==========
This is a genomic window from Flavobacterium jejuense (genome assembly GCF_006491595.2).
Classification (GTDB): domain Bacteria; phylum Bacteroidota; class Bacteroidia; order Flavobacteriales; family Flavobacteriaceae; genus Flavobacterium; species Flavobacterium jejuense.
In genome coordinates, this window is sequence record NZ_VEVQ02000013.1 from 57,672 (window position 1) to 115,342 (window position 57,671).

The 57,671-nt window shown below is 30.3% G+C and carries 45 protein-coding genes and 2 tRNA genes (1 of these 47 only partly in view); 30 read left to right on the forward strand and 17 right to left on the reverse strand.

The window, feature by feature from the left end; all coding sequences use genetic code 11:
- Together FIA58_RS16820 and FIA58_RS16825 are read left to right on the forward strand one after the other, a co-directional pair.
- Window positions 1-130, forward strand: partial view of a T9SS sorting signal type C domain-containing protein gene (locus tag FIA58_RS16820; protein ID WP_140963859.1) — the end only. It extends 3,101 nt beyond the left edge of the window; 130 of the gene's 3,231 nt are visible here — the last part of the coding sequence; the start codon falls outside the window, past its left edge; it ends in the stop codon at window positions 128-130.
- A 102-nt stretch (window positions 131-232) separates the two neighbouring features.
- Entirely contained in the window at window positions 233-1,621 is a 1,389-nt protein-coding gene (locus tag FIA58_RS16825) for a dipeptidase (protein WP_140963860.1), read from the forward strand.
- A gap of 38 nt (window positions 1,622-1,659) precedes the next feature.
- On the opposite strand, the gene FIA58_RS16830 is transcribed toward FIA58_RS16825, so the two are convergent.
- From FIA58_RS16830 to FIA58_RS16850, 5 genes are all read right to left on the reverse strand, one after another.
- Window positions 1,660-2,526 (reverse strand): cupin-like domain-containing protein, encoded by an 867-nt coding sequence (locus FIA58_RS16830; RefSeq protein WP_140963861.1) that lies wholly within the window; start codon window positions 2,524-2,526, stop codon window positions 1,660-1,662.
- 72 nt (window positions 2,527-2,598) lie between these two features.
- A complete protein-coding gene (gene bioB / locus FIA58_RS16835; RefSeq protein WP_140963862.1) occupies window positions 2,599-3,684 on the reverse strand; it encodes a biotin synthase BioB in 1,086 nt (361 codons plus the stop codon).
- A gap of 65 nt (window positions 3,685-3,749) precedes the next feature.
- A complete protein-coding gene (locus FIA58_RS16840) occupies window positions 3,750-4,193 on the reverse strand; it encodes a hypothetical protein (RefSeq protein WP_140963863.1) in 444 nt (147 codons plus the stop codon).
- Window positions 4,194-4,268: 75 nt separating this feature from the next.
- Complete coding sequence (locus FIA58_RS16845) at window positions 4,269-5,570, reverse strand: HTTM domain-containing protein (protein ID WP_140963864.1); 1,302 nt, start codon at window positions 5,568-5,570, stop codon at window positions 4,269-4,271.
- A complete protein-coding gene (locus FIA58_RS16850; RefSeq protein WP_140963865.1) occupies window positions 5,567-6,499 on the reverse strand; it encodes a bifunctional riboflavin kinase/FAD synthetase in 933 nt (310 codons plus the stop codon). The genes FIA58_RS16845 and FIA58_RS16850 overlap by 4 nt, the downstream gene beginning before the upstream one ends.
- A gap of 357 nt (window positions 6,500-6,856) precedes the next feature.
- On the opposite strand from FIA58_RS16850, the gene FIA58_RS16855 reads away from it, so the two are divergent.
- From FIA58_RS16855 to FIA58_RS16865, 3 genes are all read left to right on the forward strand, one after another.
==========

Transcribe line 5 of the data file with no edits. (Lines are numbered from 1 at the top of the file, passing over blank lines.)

The window, feature by feature from the left end; all coding sequences use genetic code 11: